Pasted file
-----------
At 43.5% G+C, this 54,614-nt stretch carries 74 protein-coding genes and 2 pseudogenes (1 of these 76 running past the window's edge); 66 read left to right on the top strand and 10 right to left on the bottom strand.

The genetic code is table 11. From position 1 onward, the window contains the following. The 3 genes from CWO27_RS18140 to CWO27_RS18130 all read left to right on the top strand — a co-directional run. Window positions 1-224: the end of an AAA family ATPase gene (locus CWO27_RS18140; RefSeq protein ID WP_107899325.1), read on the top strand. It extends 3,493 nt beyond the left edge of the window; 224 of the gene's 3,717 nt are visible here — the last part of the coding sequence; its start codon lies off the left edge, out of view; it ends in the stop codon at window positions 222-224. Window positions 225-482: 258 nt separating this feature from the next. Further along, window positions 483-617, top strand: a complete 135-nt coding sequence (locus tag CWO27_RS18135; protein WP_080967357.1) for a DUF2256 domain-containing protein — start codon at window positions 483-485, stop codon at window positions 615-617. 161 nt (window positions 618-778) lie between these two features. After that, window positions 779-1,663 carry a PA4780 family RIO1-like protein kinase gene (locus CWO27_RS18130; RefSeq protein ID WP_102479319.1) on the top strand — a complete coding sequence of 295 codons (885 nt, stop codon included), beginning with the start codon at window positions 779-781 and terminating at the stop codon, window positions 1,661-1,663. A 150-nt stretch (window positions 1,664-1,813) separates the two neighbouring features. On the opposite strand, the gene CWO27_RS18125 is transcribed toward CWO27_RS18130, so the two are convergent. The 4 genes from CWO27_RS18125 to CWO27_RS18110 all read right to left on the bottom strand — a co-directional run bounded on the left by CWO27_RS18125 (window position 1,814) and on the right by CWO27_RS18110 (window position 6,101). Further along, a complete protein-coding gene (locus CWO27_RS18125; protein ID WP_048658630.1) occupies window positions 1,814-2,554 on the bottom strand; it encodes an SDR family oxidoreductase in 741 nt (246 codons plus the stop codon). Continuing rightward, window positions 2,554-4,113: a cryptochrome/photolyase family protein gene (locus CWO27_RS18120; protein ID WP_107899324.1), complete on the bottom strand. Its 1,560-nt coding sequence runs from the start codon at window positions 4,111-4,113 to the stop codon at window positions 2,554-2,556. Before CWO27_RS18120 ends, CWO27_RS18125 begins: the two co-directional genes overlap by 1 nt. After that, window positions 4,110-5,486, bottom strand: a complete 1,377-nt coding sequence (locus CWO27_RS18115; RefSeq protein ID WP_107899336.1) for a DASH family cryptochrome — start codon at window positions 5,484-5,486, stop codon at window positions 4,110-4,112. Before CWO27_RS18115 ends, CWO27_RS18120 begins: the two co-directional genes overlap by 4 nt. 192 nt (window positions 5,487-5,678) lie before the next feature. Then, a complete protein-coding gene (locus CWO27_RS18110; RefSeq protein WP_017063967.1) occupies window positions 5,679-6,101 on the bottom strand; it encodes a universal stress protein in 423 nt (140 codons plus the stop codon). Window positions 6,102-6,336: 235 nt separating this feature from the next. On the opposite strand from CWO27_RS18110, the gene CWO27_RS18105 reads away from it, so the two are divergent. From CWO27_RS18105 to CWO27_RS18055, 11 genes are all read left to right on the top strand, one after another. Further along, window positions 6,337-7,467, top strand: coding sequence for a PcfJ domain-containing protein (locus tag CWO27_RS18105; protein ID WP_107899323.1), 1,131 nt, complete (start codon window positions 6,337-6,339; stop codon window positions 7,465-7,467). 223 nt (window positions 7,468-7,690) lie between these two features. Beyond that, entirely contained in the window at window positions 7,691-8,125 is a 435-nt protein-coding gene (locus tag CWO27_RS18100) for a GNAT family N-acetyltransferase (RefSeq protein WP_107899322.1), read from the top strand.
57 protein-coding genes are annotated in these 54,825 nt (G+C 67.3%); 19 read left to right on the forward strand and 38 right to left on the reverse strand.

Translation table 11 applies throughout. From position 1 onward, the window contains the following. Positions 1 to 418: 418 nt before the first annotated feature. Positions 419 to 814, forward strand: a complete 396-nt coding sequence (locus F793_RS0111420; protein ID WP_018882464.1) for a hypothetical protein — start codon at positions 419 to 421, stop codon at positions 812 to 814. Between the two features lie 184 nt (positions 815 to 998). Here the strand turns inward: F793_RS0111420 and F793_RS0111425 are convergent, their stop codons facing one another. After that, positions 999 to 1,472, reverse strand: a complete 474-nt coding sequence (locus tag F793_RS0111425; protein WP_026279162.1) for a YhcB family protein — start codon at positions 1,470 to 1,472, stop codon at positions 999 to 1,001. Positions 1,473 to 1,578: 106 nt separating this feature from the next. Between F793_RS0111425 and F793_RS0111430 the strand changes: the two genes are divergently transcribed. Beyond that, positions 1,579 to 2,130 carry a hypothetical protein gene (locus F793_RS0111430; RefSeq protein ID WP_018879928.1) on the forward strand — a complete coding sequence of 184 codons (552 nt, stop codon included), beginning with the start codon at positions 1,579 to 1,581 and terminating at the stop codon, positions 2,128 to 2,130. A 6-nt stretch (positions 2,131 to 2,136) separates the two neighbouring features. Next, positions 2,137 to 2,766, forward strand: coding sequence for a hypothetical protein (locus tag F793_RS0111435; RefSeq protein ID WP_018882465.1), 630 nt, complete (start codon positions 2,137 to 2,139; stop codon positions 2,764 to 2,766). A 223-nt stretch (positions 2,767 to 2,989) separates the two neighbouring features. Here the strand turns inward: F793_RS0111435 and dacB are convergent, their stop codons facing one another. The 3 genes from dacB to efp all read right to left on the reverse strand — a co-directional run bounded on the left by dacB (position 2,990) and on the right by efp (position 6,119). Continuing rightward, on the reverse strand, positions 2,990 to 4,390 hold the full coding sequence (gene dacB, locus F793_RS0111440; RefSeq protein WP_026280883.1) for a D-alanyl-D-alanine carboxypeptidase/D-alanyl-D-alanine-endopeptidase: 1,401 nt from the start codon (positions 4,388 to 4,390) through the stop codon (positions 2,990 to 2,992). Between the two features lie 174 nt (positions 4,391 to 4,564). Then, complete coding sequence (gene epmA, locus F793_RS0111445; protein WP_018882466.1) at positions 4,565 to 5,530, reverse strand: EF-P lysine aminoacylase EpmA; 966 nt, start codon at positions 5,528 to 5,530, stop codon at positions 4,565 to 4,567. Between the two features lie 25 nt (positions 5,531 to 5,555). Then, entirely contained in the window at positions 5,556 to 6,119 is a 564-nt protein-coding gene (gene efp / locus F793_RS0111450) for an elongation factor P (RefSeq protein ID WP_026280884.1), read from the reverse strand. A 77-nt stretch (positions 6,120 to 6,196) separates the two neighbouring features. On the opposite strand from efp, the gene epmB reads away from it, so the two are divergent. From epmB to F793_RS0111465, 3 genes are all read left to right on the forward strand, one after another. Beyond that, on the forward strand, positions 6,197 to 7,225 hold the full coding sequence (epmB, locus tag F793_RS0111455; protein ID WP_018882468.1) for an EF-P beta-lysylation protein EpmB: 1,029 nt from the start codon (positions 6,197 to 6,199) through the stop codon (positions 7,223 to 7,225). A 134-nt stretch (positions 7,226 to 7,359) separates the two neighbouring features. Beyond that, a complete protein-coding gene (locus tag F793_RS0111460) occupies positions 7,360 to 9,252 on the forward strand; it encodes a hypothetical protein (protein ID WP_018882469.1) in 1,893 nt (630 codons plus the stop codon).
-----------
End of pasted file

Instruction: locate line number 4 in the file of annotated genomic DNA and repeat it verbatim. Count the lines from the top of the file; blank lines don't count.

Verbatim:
Translation table 11 applies throughout. From position 1 onward, the window contains the following. Positions 1 to 418: 418 nt before the first annotated feature. Positions 419 to 814, forward strand: a complete 396-nt coding sequence (locus F793_RS0111420; protein ID WP_018882464.1) for a hypothetical protein — start codon at positions 419 to 421, stop codon at positions 812 to 814. Between the two features lie 184 nt (positions 815 to 998). Here the strand turns inward: F793_RS0111420 and F793_RS0111425 are convergent, their stop codons facing one another. After that, positions 999 to 1,472, reverse strand: a complete 474-nt coding sequence (locus tag F793_RS0111425; protein WP_026279162.1) for a YhcB family protein — start codon at positions 1,470 to 1,472, stop codon at positions 999 to 1,001. Positions 1,473 to 1,578: 106 nt separating this feature from the next. Between F793_RS0111425 and F793_RS0111430 the strand changes: the two genes are divergently transcribed. Beyond that, positions 1,579 to 2,130 carry a hypothetical protein gene (locus F793_RS0111430; RefSeq protein ID WP_018879928.1) on the forward strand — a complete coding sequence of 184 codons (552 nt, stop codon included), beginning with the start codon at positions 1,579 to 1,581 and terminating at the stop codon, positions 2,128 to 2,130. A 6-nt stretch (positions 2,131 to 2,136) separates the two neighbouring features. Next, positions 2,137 to 2,766, forward strand: coding sequence for a hypothetical protein (locus tag F793_RS0111435; RefSeq protein ID WP_018882465.1), 630 nt, complete (start codon positions 2,137 to 2,139; stop codon positions 2,764 to 2,766). A 223-nt stretch (positions 2,767 to 2,989) separates the two neighbouring features. Here the strand turns inward: F793_RS0111435 and dacB are convergent, their stop codons facing one another. The 3 genes from dacB to efp all read right to left on the reverse strand — a co-directional run bounded on the left by dacB (position 2,990) and on the right by efp (position 6,119). Continuing rightward, on the reverse strand, positions 2,990 to 4,390 hold the full coding sequence (gene dacB, locus F793_RS0111440; RefSeq protein WP_026280883.1) for a D-alanyl-D-alanine carboxypeptidase/D-alanyl-D-alanine-endopeptidase: 1,401 nt from the start codon (positions 4,388 to 4,390) through the stop codon (positions 2,990 to 2,992). Between the two features lie 174 nt (positions 4,391 to 4,564). Then, complete coding sequence (gene epmA, locus F793_RS0111445; protein WP_018882466.1) at positions 4,565 to 5,530, reverse strand: EF-P lysine aminoacylase EpmA; 966 nt, start codon at positions 5,528 to 5,530, stop codon at positions 4,565 to 4,567. Between the two features lie 25 nt (positions 5,531 to 5,555). Then, entirely contained in the window at positions 5,556 to 6,119 is a 564-nt protein-coding gene (gene efp / locus F793_RS0111450) for an elongation factor P (RefSeq protein ID WP_026280884.1), read from the reverse strand. A 77-nt stretch (positions 6,120 to 6,196) separates the two neighbouring features. On the opposite strand from efp, the gene epmB reads away from it, so the two are divergent. From epmB to F793_RS0111465, 3 genes are all read left to right on the forward strand, one after another. Beyond that, on the forward strand, positions 6,197 to 7,225 hold the full coding sequence (epmB, locus tag F793_RS0111455; protein ID WP_018882468.1) for an EF-P beta-lysylation protein EpmB: 1,029 nt from the start codon (positions 6,197 to 6,199) through the stop codon (positions 7,223 to 7,225). A 134-nt stretch (positions 7,226 to 7,359) separates the two neighbouring features. Beyond that, a complete protein-coding gene (locus tag F793_RS0111460) occupies positions 7,360 to 9,252 on the forward strand; it encodes a hypothetical protein (protein ID WP_018882469.1) in 1,893 nt (630 codons plus the stop codon).